Let’s say you don’t want to completely remove the low frequencies...
June 03, 2014, by Joe Gilder
If you’ve been mixing for any length of time, you know how valuable the high-pass filter (HPF) can be. It removes excess low end from your non-bass-heavy tracks, allowing you to clean up the low frequencies, making room for the kick and bass.
But then there’s this thing called a low frequency shelf. What’s that all about? In the picture below you can see both a high-pass filter and a low-frequency shelf.
A high-pass filter actually filters out the low frequencies entirely. The curve slopes downward at a specific “steepness.”
As you move further to the left in the frequency spectrum, the signal gets progressively lower and lower.
If you set the HPF at 150 Hz, for example, 120 Hz will still be audible, but will be turned down. 80 Hz will be much quieter than 120. 40 Hz will likely be completely unheard. The high-pass filter essentially removes those lower frequencies.
(click to enlarge)
But let’s say you don’t want to completely remove the low frequencies, but you’d like them to be turned down a bit. That’s where a low shelf can come in handy.
If you look at the graphic again, a low shelf looks just like it sounds. It’s a horizontal line. Any boost or cut applied to the shelf also applies evenly to every frequency below it.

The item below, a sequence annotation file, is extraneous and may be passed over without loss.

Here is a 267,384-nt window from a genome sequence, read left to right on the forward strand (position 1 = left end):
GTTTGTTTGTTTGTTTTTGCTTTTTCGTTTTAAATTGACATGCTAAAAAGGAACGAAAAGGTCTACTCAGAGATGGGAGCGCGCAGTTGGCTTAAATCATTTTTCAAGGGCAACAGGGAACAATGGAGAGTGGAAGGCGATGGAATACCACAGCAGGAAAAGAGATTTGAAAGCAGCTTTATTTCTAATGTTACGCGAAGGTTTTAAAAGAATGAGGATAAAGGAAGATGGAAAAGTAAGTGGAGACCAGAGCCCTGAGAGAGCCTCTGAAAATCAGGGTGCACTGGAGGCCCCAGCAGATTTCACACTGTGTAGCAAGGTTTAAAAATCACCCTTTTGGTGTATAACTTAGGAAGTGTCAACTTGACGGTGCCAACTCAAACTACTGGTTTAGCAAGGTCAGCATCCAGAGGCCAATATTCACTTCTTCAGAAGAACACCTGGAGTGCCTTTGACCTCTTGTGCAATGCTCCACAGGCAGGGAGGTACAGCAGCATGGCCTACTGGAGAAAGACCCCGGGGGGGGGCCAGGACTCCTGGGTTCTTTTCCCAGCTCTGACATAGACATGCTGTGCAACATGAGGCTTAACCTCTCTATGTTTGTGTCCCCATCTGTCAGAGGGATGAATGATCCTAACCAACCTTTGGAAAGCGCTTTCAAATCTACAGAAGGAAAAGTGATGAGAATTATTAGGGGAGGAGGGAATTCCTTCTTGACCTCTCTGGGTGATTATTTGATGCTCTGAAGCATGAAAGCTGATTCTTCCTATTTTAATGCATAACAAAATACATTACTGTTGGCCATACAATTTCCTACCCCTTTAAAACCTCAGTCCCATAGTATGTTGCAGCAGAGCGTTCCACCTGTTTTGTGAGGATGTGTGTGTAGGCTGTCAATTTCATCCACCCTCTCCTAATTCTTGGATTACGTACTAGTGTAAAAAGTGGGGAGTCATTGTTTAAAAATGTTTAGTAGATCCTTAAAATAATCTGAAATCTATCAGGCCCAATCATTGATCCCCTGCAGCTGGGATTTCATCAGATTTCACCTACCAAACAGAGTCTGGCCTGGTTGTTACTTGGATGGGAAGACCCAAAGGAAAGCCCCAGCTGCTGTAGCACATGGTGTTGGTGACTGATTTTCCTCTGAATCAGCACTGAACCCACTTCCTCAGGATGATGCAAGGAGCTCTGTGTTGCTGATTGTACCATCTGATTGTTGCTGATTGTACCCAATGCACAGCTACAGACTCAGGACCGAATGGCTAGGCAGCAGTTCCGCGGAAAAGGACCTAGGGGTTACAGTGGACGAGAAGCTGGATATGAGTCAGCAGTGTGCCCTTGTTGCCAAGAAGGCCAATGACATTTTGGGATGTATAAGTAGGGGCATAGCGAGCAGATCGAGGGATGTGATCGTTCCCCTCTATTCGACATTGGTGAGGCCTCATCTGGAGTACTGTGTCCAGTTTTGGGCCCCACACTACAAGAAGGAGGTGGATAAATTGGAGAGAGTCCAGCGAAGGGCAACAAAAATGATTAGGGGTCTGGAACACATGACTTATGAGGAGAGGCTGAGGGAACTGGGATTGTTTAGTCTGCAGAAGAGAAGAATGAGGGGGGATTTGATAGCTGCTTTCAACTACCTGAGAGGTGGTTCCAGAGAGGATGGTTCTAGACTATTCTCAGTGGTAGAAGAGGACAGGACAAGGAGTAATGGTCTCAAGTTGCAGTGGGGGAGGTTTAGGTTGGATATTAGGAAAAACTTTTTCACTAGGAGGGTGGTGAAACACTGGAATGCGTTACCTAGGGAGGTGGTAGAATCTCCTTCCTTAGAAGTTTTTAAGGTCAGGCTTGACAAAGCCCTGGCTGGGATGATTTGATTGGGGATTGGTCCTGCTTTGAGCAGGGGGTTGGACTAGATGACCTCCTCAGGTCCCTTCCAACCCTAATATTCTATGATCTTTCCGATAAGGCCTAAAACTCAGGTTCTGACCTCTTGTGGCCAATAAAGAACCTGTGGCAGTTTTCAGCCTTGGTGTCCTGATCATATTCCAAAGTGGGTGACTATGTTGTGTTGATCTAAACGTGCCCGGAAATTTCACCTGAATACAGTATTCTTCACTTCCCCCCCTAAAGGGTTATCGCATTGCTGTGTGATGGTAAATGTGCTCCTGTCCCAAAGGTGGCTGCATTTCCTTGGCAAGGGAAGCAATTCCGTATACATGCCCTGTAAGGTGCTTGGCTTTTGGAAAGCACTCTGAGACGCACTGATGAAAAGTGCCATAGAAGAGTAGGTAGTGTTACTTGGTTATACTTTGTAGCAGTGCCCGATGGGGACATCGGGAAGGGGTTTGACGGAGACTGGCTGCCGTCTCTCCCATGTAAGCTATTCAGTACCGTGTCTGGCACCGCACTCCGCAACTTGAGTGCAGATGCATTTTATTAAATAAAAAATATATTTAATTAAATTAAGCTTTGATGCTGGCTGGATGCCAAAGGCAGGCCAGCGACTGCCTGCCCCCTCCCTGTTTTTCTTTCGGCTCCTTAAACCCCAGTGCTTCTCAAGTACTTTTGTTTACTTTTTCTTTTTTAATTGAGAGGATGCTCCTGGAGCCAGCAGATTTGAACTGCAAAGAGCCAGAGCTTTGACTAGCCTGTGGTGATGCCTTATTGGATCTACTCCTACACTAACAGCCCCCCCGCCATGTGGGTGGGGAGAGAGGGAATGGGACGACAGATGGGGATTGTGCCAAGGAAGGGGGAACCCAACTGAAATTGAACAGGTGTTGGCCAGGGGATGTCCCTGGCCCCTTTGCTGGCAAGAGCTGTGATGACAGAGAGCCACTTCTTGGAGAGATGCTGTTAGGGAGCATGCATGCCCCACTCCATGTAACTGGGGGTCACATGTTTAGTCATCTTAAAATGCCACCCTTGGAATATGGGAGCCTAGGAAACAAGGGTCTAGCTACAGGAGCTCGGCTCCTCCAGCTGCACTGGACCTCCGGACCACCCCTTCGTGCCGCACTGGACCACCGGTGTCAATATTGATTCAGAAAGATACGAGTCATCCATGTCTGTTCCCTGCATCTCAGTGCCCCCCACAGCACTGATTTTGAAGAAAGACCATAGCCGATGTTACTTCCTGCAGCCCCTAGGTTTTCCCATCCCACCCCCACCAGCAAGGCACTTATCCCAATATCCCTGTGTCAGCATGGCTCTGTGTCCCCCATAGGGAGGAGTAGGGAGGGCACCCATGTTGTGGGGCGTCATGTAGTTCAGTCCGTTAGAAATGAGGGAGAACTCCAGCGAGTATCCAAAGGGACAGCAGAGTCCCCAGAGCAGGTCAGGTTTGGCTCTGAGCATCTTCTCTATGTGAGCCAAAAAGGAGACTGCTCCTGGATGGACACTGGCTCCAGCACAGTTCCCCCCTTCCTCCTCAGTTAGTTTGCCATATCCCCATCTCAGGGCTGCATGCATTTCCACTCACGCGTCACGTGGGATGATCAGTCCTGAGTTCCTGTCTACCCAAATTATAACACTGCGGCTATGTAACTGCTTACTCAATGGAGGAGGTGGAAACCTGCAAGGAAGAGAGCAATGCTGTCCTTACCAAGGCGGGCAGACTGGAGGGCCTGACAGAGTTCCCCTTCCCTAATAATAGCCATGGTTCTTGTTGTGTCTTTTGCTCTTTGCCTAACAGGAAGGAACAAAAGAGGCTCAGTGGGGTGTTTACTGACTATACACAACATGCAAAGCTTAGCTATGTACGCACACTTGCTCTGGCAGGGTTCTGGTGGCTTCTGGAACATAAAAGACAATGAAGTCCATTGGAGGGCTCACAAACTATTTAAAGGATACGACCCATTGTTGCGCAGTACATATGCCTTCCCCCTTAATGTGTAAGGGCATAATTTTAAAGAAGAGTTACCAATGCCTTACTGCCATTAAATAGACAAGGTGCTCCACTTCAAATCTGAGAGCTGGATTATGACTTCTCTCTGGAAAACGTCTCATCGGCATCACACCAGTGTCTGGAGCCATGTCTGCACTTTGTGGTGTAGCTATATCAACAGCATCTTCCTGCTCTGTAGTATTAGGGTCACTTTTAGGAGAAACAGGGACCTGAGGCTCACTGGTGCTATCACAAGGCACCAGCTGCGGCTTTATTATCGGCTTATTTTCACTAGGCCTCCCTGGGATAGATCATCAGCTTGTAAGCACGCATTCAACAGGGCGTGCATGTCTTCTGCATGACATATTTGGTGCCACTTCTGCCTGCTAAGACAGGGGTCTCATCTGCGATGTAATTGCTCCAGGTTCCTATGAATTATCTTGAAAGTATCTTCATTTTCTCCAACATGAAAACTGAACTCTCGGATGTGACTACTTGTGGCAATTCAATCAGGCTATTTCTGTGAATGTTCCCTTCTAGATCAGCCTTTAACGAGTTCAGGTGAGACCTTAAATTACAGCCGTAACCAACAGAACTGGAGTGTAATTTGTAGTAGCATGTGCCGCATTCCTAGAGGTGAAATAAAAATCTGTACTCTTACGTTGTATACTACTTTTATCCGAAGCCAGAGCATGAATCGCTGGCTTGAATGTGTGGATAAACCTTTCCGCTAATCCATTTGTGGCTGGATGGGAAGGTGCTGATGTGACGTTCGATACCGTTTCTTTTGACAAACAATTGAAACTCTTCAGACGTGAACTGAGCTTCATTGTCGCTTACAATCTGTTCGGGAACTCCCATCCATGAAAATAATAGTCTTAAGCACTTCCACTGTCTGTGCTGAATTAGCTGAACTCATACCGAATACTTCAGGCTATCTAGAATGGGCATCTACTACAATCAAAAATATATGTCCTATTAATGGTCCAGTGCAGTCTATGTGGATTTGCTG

This can be extremely helpful on a bass track that has just a little too much low end. You can turn everything below 150 Hz down by 3 dB. You’re not getting rid of the good stuff down at 80 Hz, you’re just turning it down.
Where I use this a lot is on a bass track, where I use a regular EQ curve to cut out some of the “muddyness” around 120 Hz, but then I’ll also use a low shelf to turn the bass frequencies down a bit…if needed.
This lets me shape the tone of the low end with the bell-curve, and then increase or decrease the loudness of the low end with the shelf. Here’s what that looks like:
As you might have guessed, the same can be applied on the other end of the spectrum, when dealing with the high frequencies. I tend to use this on the lows more than the highs, though.
Joe Gilder is a Nashville-based engineer, musician, and producer who also provides training and advice at the Home Studio Corner.Note that Joe also offers highly effective training courses, including Understanding Compression and Understanding EQ.